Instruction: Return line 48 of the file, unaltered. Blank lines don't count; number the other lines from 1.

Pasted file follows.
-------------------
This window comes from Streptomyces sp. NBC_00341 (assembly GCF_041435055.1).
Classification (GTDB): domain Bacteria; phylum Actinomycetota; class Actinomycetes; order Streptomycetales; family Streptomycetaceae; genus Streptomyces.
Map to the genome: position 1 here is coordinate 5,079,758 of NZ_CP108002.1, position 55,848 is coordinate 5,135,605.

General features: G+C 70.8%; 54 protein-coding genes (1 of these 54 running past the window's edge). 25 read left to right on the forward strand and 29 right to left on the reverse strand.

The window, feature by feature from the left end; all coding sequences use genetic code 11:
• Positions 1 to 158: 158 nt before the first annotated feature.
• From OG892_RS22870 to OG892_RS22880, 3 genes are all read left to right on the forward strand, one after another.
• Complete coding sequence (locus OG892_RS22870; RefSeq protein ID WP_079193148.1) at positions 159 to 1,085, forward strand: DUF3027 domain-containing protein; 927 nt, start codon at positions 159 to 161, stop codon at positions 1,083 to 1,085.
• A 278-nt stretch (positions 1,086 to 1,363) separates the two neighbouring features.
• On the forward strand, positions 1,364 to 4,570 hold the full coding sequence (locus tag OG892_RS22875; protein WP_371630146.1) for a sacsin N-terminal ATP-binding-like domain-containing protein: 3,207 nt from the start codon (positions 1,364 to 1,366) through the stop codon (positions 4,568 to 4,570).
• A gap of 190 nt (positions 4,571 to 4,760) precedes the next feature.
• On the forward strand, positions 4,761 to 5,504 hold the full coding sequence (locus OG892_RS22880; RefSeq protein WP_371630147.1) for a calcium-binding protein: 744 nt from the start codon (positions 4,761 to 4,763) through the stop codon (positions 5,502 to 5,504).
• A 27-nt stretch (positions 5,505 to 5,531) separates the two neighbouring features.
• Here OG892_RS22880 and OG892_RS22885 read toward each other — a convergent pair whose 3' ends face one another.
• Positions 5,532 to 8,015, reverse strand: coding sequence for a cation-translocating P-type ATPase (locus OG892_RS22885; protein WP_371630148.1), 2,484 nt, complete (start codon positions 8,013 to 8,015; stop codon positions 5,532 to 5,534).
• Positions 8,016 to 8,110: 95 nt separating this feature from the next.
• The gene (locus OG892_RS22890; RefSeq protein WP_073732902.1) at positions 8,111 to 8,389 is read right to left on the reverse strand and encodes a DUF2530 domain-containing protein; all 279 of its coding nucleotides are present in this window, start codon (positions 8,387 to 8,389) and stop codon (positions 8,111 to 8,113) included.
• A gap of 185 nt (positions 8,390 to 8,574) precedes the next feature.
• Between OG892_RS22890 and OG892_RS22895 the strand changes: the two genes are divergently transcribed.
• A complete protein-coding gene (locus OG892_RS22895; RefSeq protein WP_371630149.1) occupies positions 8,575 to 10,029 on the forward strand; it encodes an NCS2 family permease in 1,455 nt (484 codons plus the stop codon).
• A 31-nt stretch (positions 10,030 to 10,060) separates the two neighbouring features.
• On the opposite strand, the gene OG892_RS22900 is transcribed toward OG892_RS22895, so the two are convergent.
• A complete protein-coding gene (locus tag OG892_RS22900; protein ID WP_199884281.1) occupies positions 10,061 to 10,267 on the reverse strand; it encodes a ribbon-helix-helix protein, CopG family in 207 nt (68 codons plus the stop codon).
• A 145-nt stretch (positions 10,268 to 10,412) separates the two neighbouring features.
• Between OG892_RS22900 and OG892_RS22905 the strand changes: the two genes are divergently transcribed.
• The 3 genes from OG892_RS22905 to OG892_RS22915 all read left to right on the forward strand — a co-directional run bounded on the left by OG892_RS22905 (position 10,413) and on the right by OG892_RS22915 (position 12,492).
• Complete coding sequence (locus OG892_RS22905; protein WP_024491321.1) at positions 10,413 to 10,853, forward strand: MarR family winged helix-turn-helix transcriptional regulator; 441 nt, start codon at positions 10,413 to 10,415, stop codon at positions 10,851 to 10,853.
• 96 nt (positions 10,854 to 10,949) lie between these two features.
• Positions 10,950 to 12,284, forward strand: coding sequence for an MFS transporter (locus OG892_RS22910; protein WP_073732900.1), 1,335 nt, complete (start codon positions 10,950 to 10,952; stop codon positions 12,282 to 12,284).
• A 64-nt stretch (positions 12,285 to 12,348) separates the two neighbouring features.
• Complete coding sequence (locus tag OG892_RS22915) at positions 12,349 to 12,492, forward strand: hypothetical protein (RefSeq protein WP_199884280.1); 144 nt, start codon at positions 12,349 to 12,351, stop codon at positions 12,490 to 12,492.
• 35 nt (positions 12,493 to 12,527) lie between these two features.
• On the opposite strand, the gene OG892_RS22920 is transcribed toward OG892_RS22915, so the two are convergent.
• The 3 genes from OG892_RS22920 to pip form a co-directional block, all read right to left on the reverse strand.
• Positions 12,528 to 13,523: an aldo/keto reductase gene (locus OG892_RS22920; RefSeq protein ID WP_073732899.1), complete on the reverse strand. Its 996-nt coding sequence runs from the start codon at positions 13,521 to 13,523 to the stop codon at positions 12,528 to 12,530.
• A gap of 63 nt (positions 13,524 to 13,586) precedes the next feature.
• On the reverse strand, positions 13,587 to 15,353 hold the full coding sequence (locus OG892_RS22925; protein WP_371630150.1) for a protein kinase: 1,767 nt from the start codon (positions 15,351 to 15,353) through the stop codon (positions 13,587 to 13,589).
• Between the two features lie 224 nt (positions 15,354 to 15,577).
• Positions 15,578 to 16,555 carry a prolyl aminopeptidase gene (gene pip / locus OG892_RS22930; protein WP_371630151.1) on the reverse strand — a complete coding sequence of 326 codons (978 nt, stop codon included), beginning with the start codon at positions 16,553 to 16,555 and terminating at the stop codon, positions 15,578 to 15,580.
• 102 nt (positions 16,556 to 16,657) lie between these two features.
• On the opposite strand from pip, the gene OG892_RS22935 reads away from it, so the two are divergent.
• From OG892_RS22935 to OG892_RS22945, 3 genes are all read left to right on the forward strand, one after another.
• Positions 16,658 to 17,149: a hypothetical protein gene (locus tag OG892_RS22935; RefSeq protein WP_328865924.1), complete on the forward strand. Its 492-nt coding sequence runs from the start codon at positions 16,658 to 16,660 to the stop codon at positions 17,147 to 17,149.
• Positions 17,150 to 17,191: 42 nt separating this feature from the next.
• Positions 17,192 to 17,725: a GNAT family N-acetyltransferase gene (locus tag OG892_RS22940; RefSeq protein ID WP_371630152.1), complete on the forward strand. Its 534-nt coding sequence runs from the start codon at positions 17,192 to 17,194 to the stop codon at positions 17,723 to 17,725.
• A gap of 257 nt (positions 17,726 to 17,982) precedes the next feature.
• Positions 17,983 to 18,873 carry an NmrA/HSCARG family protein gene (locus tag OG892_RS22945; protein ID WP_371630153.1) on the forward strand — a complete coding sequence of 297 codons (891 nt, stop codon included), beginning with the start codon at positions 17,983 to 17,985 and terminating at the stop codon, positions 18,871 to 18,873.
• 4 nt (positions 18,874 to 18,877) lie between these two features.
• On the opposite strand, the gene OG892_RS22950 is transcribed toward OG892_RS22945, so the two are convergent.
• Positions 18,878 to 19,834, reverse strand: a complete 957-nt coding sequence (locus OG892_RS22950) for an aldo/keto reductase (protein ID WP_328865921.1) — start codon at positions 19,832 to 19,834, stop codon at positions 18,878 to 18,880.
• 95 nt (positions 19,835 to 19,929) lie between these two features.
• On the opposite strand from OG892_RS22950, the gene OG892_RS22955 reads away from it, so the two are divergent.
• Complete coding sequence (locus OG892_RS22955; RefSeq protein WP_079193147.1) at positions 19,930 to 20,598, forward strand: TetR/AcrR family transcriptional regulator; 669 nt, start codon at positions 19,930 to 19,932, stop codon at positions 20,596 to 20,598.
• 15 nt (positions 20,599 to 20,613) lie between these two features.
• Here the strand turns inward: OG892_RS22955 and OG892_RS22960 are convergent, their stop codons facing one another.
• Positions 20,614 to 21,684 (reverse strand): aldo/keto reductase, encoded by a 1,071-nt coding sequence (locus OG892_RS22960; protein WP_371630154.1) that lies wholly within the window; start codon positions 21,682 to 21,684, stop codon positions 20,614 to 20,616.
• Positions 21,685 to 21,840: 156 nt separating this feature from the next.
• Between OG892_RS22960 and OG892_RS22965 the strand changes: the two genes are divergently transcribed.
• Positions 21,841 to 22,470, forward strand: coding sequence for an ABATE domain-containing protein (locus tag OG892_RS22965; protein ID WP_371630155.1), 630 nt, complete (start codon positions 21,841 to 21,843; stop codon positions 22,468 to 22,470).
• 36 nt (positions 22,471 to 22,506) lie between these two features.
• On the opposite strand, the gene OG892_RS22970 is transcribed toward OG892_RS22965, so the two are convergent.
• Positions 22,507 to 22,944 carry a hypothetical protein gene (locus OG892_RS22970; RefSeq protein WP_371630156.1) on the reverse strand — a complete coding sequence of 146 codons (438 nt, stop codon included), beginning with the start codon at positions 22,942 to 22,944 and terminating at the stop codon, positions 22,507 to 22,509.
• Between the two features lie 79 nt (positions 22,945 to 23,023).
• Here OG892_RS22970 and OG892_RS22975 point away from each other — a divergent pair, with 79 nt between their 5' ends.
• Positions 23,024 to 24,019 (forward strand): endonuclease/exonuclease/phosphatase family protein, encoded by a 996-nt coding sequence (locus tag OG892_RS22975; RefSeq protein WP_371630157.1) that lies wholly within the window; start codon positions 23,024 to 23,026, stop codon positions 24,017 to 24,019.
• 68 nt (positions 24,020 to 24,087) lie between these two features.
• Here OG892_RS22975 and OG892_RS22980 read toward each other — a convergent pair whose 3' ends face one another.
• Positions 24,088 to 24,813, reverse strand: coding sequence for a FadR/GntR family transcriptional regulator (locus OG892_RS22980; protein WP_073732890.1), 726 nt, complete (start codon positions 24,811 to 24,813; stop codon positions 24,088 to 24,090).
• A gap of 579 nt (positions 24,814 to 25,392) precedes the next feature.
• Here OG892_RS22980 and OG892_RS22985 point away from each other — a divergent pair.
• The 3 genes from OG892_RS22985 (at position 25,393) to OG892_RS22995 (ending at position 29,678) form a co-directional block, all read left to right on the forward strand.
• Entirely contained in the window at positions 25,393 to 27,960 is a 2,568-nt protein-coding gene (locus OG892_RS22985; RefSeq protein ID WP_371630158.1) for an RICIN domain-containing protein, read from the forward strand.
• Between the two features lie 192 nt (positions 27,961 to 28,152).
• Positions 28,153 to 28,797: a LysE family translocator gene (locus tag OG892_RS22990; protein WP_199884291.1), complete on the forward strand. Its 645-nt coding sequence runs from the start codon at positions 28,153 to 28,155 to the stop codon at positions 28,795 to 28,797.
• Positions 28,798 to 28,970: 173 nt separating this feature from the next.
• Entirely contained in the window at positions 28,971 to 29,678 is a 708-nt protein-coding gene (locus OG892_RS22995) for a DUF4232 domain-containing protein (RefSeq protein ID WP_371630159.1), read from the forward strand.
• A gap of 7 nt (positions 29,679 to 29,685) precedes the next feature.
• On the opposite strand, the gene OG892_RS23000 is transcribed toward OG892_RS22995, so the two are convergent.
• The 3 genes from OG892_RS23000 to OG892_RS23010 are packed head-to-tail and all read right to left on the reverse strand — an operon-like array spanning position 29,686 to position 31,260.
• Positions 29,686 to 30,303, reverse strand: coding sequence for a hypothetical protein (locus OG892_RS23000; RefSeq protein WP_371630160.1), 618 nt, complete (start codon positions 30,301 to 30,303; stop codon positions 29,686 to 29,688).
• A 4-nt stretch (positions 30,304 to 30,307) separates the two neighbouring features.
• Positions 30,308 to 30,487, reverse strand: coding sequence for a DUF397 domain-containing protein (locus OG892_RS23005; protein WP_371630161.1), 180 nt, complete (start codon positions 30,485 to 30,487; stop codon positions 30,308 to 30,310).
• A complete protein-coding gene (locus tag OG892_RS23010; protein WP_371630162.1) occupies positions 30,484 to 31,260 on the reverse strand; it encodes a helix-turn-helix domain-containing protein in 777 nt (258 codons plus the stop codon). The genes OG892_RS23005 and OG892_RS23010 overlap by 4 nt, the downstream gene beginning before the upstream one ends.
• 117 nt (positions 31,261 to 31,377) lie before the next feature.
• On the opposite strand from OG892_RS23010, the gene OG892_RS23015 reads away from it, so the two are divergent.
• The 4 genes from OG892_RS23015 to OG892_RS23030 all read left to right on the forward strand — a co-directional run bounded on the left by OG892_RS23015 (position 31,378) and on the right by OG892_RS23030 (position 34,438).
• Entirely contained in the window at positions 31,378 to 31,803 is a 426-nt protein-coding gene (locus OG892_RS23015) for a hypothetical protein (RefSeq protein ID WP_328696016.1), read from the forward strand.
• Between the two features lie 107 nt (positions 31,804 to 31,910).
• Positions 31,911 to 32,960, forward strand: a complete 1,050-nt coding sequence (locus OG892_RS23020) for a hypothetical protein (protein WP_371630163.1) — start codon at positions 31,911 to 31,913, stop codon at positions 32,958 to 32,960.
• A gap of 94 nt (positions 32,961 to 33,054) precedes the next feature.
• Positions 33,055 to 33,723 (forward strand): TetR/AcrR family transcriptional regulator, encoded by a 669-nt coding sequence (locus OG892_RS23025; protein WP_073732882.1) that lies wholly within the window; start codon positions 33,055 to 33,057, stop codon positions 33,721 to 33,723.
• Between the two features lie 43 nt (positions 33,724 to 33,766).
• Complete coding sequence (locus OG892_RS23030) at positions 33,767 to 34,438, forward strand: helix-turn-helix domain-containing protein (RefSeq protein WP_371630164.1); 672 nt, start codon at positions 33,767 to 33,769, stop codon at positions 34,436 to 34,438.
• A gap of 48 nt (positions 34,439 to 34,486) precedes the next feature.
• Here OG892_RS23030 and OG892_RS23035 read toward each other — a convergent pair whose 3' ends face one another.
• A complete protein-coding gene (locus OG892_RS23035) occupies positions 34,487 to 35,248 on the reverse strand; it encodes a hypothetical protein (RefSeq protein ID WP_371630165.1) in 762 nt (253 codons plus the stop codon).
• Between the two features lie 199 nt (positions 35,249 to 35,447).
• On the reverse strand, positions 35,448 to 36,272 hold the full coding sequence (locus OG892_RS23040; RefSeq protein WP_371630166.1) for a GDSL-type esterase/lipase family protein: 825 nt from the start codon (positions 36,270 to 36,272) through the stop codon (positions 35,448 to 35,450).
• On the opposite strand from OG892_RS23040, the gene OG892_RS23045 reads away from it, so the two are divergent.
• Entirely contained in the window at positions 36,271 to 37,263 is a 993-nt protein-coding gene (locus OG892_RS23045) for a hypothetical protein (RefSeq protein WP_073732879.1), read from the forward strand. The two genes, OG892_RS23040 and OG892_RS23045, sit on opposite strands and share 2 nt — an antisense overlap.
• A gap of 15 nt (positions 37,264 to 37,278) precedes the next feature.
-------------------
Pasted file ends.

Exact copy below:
• 4 nt (positions 18,874 to 18,877) lie between these two features.